Turn and face the strange.

Mt. Tom, Massachusetts

Are you ready for yet another post in which I announce the complete overhaul of my geographic and cultural situation? Today is your day.

I’ve held out on any sort of announcement, because change feels less permanent if fewer people know about it. But hello, here I am, not in Costa Rica anymore, and not writing about it doesn’t make it any less true.

Now let’s dial back that tone of resignation and be clear: I chose to leave. The why was a compilation of factors. Even though I loved where I was working, it’s hard to find professional growth, development, and movement in a rural 400-person village. It’s hard to be away from your family as they go through harrowing medical problems, and to be away from your closest friends as they celebrate life’s milestones. It’s hard to realize that if you stay in the position you’re in, you’ll forfeit some of the dreams and goals that are dearest to you.

Even so, it’s possibly more frustrating to digest that that by virtue of your background and upbringing, you have access to more opportunities than your peers. Movement, after all, is a fantastic privilege.

So as I closed in on two years in San Luis and felt my toes itch and my mind wander, I wanted to quash what I viewed as this insatiable North American need for growth. In my mind, a need for growth and change was equal to discontent discontent. In San Luis, the attitude towards having any job – whether cleaning or cooking, management or milking cows – is gratitude. Gracias a Dios hay trabajo (“thank God there is work”) is the saying when the workload is heavy, or when the workload is light. It puts food on the table, clothes on the kids’ backs, gas in the motorcycle. I wanted very much for my existential crisis to stop flaring up, and be content for the rest of my life right where I was because I had food and shelter and relationships, and this was enough, it seemed, for everyone except me. I felt deeply ungrateful.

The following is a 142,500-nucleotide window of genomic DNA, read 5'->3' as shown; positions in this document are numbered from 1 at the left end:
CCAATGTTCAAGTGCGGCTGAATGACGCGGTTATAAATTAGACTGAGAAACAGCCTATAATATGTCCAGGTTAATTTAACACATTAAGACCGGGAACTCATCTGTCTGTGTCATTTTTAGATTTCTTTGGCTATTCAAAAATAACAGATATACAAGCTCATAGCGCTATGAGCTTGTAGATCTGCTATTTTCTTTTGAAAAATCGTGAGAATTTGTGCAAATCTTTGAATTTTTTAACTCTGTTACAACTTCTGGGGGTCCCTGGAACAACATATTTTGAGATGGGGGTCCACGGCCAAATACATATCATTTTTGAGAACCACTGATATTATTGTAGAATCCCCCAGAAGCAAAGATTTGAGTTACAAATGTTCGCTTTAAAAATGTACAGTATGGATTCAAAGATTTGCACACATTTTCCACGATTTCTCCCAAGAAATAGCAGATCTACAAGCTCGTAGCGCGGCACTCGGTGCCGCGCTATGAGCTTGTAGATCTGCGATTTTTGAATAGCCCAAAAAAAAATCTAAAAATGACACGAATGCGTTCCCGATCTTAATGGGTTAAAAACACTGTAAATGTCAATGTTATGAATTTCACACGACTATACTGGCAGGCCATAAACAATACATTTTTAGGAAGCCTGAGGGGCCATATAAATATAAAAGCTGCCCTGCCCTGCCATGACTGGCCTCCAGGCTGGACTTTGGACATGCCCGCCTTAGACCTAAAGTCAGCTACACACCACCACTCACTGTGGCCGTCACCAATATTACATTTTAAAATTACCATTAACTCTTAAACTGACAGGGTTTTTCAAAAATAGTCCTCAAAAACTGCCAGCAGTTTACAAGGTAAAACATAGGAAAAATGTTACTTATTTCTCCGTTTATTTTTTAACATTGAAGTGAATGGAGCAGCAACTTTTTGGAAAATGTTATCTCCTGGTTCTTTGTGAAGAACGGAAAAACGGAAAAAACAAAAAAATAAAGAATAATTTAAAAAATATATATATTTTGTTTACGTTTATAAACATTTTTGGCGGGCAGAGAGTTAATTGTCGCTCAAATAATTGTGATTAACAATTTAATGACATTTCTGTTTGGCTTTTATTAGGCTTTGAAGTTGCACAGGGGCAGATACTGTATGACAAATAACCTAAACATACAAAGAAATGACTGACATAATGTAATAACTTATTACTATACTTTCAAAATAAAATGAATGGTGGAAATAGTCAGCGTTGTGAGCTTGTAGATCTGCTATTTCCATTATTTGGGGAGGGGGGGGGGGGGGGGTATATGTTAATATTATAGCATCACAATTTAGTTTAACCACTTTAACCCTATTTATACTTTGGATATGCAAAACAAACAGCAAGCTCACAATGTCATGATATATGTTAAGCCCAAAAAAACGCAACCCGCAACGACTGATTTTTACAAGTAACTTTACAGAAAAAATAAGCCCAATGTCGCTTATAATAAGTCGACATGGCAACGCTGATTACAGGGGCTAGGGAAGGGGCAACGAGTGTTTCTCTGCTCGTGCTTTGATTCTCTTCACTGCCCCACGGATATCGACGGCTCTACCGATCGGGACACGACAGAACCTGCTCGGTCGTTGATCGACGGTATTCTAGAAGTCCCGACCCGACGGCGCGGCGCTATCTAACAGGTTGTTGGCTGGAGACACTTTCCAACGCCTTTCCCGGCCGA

When I tried to express this guilt to my boyfriend, he looked at me incredulously and replied,

“What would be ungrateful is to not take an opportunity when it is offered to you.”

His parents have worked without complaint to put their two sons through a local bilingual school, because speaking English opens a plethora of opportunities in a community so touched by tourism. So to them, to accept an opportunity is not ungrateful; to turn down an opportunity is.

So with my mindset realigned, I accepted a position with a U.S.-based study abroad company that will hopefully continue to grow and shape me. In August, after over two years of calling San Luis my home, I packed up my bags and moved to…Massachusetts.

I knew the transition was going to be hard. With three months now under my belt, though, I guess I didn’t think I’d still have throbbing homesickness, which just serves as a testament to the love, grace, and humility I was surrounded with in San Luis.

I am beyond grateful for my years in San Luis, as they have shaped and molded me into the stronger, more thoughtful, more confident person that I am today. I am indebted to the people who treated me with unbridled kindness, and looked upon me as one of their own. I am thankful for a community that distilled life’s complex and conflicting recipes for happiness into simple ingredients: friends, family, and food. And while my current chapter of life calls me to this colonial tundra of a state called Massachusetts, don’t think for as second I’ve closed the book on San Luis.

I’ll be back. 🙂

 

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